We have always loved the art of block printing and the distinctive designs can be found in many of our lampshades - in fact we have a whole Collection named after Bagru, one of the villages outside Jaipur where we source much of our fabric.
The village's location, surrounded by rivers and abundant sources of water, made it an ideal place for textile printing.
The history of block printing in Jaipur can be traced back to the late 16th century when it was introduced by the Chhipa community. The Chhipa artisans, known for their exceptional skills in dyeing and printing, migrated to Jaipur and established their craft in the city. Over the years, the art form evolved, blending local influences with Mughal motifs, resulting in a unique style that is distinctively Jaipur.
The process begins with the creation of wooden blocks, which are hand-carved by highly skilled craftsmen. These blocks are made from sturdy wood, such as teak, and are designed to print specific motifs and patterns.
Some of our block prints come from Sanganer, which lies just south of Jaipur and is home to another group of artisans. The style and technique of hand block printing from Sanganer differs from that from Bagru in several ways.
The typical Sanganeri prints are more floral and delicate than those from Bagru - for example our Rosy Posy and Forget me Not are perfect examples whereas the simpler, geometric style of Bagru can be seen in our 'Brick Collection'.
In Bagru the colour palette is dominated by hues like indigo blue, red, black, and yellow, achieved through the use of natural dyes extracted from plants and minerals.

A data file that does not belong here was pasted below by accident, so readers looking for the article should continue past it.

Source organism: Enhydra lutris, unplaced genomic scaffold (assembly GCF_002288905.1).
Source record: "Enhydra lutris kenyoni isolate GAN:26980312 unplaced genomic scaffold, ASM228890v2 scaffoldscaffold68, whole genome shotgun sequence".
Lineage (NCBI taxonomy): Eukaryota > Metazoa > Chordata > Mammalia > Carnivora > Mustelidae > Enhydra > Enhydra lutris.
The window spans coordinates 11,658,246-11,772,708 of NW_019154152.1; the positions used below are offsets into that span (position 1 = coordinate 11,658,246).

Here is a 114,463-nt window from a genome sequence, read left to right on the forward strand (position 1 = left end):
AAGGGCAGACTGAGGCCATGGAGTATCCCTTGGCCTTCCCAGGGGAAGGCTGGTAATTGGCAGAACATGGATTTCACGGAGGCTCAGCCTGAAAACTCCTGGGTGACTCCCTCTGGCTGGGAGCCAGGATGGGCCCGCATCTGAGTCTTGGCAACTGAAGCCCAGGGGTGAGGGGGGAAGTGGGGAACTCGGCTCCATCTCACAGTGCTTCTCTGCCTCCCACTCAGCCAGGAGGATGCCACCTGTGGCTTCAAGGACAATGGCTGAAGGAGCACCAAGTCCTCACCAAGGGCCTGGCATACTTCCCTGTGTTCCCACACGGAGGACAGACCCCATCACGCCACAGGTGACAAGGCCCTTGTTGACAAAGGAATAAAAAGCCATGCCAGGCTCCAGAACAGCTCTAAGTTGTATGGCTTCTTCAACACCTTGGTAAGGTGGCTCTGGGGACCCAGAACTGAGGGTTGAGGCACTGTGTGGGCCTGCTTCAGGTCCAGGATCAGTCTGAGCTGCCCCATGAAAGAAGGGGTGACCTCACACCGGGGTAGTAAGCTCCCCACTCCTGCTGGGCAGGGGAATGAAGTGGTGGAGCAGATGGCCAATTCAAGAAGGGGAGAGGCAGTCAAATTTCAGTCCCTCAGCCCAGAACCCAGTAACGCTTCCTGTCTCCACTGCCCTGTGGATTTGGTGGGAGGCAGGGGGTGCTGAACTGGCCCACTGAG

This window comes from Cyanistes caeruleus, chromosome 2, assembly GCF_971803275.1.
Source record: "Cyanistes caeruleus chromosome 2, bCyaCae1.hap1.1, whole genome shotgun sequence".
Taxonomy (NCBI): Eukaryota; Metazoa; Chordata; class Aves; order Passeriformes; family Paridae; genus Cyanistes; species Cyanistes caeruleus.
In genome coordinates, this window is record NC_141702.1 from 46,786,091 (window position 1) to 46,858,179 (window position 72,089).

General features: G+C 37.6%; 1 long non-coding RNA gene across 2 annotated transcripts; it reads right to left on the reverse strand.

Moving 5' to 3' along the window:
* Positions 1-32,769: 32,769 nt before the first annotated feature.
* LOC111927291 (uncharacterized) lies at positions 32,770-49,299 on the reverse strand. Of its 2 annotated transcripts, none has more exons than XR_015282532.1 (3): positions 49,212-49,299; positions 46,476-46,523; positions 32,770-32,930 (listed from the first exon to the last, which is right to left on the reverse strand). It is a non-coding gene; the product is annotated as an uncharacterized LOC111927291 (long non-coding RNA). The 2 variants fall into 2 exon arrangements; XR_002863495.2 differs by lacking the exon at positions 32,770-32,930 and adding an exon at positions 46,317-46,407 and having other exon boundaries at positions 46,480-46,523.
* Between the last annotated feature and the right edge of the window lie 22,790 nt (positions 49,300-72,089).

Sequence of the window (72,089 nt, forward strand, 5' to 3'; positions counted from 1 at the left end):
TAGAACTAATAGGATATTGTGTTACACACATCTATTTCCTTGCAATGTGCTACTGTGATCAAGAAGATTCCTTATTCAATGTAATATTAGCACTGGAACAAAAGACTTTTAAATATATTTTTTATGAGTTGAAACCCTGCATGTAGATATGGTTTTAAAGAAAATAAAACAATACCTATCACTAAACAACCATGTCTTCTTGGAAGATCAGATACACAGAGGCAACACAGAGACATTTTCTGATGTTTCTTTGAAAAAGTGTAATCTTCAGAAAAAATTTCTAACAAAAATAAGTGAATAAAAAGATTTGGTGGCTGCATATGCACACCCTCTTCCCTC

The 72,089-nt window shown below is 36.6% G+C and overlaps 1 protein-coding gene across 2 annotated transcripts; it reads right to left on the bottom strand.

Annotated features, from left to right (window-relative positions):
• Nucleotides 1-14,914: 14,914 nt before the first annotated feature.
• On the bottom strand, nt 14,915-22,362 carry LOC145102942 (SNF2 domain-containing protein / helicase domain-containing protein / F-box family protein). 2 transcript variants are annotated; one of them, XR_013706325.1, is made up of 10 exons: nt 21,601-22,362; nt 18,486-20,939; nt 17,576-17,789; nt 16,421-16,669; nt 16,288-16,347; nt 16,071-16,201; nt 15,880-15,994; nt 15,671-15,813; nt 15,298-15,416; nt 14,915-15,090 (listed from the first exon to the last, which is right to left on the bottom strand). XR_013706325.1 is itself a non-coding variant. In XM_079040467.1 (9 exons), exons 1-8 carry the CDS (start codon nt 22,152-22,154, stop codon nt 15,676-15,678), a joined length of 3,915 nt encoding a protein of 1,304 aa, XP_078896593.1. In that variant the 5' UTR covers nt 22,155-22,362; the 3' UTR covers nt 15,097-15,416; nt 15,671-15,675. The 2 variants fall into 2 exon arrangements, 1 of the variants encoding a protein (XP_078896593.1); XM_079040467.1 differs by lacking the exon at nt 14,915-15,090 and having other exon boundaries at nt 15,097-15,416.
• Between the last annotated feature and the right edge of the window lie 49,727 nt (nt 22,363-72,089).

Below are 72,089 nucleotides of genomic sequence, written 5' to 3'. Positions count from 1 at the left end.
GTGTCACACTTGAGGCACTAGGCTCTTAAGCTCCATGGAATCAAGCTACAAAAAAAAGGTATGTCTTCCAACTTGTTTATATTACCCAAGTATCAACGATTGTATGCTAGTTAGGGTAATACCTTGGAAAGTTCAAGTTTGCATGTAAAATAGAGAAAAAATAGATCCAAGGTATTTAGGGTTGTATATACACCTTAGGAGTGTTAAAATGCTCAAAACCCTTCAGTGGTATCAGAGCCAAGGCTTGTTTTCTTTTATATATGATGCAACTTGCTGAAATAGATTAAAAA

In Sanganer the printing is characterised by a vibrant and pastel colour palette. The prints often feature shades of pink, blue, green, and yellow, creating a lighter and more playful aesthetic. Natural dyes, including indigo and madder, are also used in Sanganeri prints.
The printing technique in Bagru involves a technique called 'Dabu' or mud-resist printing. This technique involves applying a specially prepared mud paste, made from clay and gum, on the fabric before printing. The mud paste acts as a resist, preventing the dye from penetrating certain areas, resulting in unique patterns. Bagru block printing also incorporates direct block printing without the use of mud resist.
Sanganeri block printing primarily utilises direct block printing techniques. The wooden blocks are dipped in natural dyes and stamped directly onto the fabric to create the desired pattern. The focus is on precise alignment and intricate detailing achieved through multiple impressions of the block by hand which results in the wonderful slight 'imperfections' which add to the final design.
At Samarkand Design we have always celebrated and appreciated handmade and traditional crafts and we continue to work with our partners in Jaipur to create beautiful and innovative designs for our lampshades. Working with these artisans is important in keeping the essence of the art form alive and to help preserve this valuable heritage.